The Event Layout
As we entered the park we were given a map which was so helpful, it showed exactly what was going on, in which areas and how best to get there. It was plain to see access was at the forefront of the organizers’ minds as Mobiloo (as you can see) is clearly marked conveniently beside the sensory tent, both directly opposite the stage. I thought this layout of these particular facilities at the festival was really well-thought-out for children/adults with autism for example, who may feel more content in the sensory tent, yet the entire family could still hear and feel very much a part of the whole event, in no way segregated which is what tends to happen at gigs and such.
The girls were absolutely buzzing and wanted to locate the bounce houses right away, as we were quite literally dragged by the littles down the paths as they followed the map, I made sure to quickly say “Hi” and wave to Ceri, the Mobiloo attendant of the day who I’d met on our first trip to the circus last year, which they tour with annually.
It was £5 per child for a 2-hour slot in the “inflatables” kid zone that had everything from 3-4 large different themed bouncy castles, carousels, rides of different kinds, face painting, etc. I liked how everything was included in the initial price and there were no hidden costs. We spent a good hour in the inflatable zone just following the girls from each bounce house to the next, occasionally rescuing Ava from being trampled on by older children as she tried to keep up with her big sister and her friend. Life on a little sister aye? I remember those days well! They also had greek street food stands, stalls that sold trinkets and handmade bits and bobs, candyfloss and sweets and fair type games to play such as the classic “hook a duck.” You could find things for older children and teens like the zorb football zone and you could see groups of teens had dotted themselves around the park having organized their own games in the blazing sunshine. All “zones” were well manned over 100 friendly and knowledgable volunteers connected with St Peters’ Church in Halliwell.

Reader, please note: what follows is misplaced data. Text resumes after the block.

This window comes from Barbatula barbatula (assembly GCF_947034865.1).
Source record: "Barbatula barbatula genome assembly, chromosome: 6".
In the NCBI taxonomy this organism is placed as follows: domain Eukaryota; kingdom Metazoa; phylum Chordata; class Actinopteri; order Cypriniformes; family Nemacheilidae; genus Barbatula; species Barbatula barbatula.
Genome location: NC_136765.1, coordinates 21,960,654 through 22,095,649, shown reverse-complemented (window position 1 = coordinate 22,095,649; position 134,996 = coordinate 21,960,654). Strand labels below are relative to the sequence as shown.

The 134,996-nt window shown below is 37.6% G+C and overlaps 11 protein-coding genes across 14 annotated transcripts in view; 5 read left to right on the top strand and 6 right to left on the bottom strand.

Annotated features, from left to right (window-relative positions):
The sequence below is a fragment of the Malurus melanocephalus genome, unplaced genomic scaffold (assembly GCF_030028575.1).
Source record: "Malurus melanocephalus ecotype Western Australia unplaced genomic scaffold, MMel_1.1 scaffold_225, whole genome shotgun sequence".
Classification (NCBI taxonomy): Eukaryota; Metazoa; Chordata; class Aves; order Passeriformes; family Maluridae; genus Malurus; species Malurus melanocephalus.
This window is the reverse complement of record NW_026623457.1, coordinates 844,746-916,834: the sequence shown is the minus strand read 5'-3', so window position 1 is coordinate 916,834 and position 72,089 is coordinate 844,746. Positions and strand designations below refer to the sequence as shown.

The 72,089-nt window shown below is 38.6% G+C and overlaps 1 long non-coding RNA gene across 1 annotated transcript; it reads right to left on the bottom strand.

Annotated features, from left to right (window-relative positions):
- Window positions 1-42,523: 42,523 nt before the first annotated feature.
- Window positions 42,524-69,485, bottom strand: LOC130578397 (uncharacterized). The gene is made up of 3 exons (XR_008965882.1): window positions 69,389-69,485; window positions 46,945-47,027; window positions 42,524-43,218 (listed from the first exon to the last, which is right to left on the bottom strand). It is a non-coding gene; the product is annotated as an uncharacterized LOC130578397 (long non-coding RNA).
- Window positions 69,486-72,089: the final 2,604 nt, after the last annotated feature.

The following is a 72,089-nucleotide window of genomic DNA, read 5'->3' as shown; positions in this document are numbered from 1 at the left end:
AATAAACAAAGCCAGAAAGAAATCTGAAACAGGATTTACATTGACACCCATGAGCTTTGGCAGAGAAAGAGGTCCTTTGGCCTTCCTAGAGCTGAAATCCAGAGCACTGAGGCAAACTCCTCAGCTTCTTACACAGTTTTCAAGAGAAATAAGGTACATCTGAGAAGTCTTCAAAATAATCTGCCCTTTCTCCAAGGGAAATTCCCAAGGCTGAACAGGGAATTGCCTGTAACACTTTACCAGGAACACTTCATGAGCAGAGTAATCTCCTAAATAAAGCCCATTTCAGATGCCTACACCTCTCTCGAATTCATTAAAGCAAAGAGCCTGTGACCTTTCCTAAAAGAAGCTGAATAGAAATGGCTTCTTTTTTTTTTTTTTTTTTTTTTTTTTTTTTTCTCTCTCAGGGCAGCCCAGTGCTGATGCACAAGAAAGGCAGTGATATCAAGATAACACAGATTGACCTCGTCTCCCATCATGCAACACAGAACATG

The Sensory Tent